Allied Structural Steel Co. v. State, 769A117

Decision Date29 December 1970
Docket NumberNo. 1,No. 769A117,769A117,1
Citation265 N.E.2d 49,148 Ind.App. 283
CourtIndiana Appellate Court
PartiesALLIED STRUCTURAL STEEL COMPANY, Appellant, v. STATE of Indiana, Appellee

Richard D. Wagner, Harold L. Folley, Indianapolis, for appellant; Krieg, DeVault, Alexander & Capehart, Indianapolis, Moore, Costello & Hart, St. Paul, Minn., of counsel.

Theodore L. Sendak, Atty. Gen., Murray West, Deputy Atty. Gen., for appellee.

SULLIVAN, Judge.

In a suit for 'extra' work performed under a building contract with the State of Indiana, appellant, the assignee contractor appeals from an unfavorable judgment in the Superior Court of Marion County, sitting en banc as a court of claims.

The facts most favorable to the appellee indicate that in 1962 Industrial Construction Company entered into a written agreement with the appellee, State of Indiana, through the Indiana State Highway Commission, for the construction of substructures for a bridge across the Ohio River between Evansville, Indiana and Henderson, Kentucky. In 1933, Industrial, with appellee's assent, assigned its interest to the appellant, Allied Structural Steel.

The contract itself provided for the construction of five piers, two of which were to be located in the river. Each pier was to be founded on bedrock and constructed in accordance with plans and specifications included in the contract or as otherwise specified by the 1960 State Highway Department of Indiana Standard Specifications, which were incorporated into and made a part of the agreement.

The source of appellant's claim here was the construction of Pier C, one of the two piers located in the river. Under an option in the contract, Pier C could be constructed by either the 'caisson' or 'cofferdam' method, with the majority of work under either method to be completed under water. Appellant chose the cofferdam method, and according to plans it submitted, interlocking 110 foot corrugated sheets were driven to bedrock so as to form a rectangular enclosure around the foundation. The cofferdam was to provide 'quiet water' around the project and prevent the influx of silt and other river matter into the construction area.

During the spring of 1963, appellant, upon the State's determination of final elevation for the foundation, blasted and 'chipped' away layers of rock down to the prescribed elevation. The bedrock was then cleaned by the appellant pursuant to contract and inspected by divers employed by the State. Both a water jet and a suction device were then used to keep the jagged foundation clean. Twelve million pounds of special concrete were then poured under water upon the foundation, which upon hardening, formed a 'seal' or base, 26 feet wide by 66 feet long by 36 feet high, upon which Pier C's share of the weight of the bridge was to rest. Two inch core samples were taken through the hardened seal, as provided by the contract, to demonstrate the sufficiency of the seal concrete and the seal-bedrock jointure. Analysis of these samples show voids or lack of recovery in a majority of the cores ranging from three inches to three feet. Subsequently, appellant was ordered to demonstrate the sufficiency of the sealbedrock jointure, and 'split-spoon' samples were taken. Upon failure to provide satisfactory proof of the jointure the appellant was ordered to remedy the situation. A method of pressurized grouting of the jointure was agreed upon and appellant, under protest, undertook the remedy. Six inch core samples were then taken, and the results were accepted by the appellee.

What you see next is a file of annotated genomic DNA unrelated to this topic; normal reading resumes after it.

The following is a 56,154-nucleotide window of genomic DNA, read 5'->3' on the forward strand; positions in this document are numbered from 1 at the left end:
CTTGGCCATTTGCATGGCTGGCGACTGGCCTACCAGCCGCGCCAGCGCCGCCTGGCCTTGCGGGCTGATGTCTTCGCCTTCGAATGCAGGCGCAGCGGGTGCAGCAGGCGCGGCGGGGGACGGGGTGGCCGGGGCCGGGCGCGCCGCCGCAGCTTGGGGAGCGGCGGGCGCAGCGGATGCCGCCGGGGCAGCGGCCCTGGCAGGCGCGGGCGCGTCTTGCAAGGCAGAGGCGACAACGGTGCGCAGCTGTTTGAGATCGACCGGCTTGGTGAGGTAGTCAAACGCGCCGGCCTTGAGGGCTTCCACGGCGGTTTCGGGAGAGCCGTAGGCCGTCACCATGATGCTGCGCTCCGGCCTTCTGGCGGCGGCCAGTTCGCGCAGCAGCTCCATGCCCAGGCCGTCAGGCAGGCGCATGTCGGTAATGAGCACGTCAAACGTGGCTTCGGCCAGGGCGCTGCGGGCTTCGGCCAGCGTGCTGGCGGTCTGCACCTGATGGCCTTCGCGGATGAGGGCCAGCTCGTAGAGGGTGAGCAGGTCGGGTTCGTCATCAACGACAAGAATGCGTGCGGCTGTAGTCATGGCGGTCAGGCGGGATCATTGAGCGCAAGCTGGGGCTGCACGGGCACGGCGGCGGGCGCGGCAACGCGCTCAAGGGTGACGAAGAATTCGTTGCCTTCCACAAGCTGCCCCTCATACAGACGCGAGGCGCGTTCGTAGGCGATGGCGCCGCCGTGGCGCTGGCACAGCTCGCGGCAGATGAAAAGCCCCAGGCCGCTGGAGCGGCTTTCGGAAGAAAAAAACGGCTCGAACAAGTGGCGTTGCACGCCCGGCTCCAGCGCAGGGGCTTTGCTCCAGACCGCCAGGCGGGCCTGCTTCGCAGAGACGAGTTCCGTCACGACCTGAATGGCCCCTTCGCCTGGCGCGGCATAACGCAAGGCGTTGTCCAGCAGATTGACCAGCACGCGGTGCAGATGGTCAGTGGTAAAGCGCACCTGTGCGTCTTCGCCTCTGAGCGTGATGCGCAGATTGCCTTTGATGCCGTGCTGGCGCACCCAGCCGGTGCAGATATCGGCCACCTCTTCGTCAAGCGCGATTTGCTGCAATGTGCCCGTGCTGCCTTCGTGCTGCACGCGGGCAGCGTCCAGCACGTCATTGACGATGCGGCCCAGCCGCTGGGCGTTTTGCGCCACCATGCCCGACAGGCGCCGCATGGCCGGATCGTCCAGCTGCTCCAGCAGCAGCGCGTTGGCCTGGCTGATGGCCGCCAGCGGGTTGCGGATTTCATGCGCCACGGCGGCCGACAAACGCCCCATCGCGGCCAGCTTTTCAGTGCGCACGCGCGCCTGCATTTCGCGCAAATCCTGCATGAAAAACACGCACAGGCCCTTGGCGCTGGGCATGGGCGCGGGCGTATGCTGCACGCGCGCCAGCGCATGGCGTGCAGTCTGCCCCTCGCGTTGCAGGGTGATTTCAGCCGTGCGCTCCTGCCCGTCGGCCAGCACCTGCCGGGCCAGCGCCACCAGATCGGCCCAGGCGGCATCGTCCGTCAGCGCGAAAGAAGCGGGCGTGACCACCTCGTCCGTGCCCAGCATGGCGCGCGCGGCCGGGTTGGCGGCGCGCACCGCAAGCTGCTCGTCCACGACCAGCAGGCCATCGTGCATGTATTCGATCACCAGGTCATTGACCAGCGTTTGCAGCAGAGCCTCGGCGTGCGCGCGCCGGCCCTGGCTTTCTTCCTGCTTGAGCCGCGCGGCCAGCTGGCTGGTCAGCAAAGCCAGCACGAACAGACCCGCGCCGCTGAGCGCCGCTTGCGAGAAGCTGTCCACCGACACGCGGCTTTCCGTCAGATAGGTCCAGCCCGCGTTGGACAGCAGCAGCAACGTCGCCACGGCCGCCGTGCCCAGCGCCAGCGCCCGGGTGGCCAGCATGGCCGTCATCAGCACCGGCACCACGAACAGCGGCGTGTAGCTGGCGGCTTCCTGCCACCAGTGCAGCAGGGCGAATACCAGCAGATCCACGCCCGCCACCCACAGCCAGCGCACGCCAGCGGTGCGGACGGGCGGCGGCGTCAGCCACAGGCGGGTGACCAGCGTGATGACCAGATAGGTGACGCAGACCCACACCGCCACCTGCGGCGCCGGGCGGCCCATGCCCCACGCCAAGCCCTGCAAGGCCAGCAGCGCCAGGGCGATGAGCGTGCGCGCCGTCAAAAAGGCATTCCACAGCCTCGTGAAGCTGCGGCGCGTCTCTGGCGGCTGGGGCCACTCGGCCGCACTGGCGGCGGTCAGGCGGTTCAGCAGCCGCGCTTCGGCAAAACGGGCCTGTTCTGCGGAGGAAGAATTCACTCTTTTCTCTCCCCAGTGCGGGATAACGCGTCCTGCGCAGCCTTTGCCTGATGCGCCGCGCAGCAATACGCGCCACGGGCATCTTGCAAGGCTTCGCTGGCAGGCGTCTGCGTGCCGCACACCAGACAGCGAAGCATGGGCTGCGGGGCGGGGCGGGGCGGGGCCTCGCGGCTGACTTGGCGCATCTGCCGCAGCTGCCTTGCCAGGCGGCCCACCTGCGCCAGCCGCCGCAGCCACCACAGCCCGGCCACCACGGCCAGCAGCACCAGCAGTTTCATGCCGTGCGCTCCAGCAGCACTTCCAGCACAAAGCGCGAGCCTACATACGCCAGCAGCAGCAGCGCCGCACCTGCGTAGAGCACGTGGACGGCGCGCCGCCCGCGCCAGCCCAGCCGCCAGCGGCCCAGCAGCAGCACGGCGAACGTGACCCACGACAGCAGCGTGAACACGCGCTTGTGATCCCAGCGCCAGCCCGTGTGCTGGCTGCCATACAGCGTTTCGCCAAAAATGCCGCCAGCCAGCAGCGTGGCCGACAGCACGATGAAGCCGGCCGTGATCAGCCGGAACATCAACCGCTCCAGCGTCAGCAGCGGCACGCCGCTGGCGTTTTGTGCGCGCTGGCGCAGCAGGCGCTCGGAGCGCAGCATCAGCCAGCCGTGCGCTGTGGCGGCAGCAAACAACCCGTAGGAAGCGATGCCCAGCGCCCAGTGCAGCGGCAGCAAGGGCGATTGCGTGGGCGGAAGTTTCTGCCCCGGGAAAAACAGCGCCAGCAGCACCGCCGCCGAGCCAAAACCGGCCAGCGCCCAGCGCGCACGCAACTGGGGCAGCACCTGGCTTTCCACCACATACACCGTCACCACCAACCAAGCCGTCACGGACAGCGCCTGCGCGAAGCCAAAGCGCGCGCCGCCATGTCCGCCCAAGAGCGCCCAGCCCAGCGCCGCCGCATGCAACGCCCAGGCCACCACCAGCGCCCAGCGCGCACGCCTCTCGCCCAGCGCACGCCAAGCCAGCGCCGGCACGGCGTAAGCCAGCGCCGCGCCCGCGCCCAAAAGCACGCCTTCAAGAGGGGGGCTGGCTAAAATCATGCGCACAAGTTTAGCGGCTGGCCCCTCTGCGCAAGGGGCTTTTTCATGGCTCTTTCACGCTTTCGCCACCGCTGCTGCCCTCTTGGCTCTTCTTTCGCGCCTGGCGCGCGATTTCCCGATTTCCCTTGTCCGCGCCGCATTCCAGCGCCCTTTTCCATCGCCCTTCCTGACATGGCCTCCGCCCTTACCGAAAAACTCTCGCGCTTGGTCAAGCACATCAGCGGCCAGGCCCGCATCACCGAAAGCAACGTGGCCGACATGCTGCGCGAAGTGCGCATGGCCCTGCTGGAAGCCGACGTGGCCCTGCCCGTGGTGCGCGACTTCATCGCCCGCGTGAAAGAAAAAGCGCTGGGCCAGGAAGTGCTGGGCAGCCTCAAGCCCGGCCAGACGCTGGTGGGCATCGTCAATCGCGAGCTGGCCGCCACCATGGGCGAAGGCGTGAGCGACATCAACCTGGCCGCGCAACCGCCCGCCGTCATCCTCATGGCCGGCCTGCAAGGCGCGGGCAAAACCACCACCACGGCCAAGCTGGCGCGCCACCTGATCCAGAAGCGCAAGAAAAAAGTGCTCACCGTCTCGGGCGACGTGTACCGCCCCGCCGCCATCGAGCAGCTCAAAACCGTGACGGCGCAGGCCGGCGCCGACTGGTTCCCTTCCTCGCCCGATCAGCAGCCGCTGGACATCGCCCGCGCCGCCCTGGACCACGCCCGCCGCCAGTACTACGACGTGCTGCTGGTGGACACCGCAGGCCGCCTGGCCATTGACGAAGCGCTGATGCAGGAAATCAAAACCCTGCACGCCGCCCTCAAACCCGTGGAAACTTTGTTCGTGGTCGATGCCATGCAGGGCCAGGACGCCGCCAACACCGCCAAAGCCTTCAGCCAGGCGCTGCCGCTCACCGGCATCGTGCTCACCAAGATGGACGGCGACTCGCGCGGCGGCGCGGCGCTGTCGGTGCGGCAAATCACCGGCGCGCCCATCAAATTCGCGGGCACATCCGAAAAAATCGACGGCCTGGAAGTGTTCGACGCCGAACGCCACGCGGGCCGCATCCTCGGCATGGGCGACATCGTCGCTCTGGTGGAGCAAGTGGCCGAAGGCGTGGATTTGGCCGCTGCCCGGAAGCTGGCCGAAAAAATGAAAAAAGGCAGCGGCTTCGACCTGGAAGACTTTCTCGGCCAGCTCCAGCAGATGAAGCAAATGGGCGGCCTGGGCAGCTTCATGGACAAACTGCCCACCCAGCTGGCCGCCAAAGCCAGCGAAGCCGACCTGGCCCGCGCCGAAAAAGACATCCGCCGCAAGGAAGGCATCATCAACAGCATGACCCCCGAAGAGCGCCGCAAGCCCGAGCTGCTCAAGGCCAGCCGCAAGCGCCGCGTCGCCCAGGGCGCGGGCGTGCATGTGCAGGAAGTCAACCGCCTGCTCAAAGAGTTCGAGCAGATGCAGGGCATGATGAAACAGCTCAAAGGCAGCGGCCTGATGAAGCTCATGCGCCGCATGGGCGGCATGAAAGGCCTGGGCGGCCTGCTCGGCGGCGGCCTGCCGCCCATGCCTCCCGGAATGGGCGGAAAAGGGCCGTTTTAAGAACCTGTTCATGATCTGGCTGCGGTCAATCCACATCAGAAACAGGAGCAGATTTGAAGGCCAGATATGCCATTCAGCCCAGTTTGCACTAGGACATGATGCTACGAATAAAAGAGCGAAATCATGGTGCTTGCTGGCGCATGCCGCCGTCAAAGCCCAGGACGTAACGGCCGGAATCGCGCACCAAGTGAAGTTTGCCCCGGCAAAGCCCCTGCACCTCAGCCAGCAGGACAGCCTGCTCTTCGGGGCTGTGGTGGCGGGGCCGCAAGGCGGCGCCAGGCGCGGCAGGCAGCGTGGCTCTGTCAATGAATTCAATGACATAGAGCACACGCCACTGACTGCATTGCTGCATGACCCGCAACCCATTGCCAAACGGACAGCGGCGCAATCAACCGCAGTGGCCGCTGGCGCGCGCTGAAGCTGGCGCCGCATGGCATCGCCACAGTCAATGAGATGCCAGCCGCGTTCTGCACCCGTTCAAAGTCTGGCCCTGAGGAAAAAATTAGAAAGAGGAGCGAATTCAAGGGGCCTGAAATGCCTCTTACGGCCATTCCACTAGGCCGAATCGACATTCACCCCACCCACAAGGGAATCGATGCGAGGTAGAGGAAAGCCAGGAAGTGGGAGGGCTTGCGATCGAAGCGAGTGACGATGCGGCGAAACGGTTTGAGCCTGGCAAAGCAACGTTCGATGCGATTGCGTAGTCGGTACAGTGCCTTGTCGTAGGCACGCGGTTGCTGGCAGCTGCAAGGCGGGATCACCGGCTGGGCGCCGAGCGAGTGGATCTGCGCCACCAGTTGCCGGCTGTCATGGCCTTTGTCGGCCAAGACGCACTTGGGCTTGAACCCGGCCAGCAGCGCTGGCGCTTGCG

In 1968, the appellant instituted a claim against the State in the amount of $194,665.29 plus interest for extra work and delays caused by the difficulties with Pier C. The Marion County Superior Court, sitting en banc as a court of claims, entered judgment for the defendant based upon forty-eight special findings of fact.

Appellant objects to seventeen of the forty-eight findings. We, however, address ourselves only to those which are not duplicitous and which are

supported by legal argument. 'PROOF' PROVISION IS NOT

AMBIGUOUS NOR IS ITS ENFORCEMENT UNCONSCIONABLE

The initial argument of the appellant is that enforcement of the dictates of Section 13 of this contract caused an unconscionable burden to fall upon it as contractor. The critical provisions of Section 13 are set forth as follows:

'13. CAISSONS AND COFFERDAMS. * * *

If the Contractor elects to use Cofferdams for the construction of Piers B and C and Pier A-Alternate X, he shall give particular attention to the final cleaning of the bedrock foundation so that all silt and debris shall be removed prior to pouring the foundation seal concrete.

To assure that the quality of the seal concrete is satisfactory and that there is no unsuitable material causing separation of the seal concrete from the bedrock, the Contractor shall drill cores not less than 2 inches in diameter through the seal into the bedrock.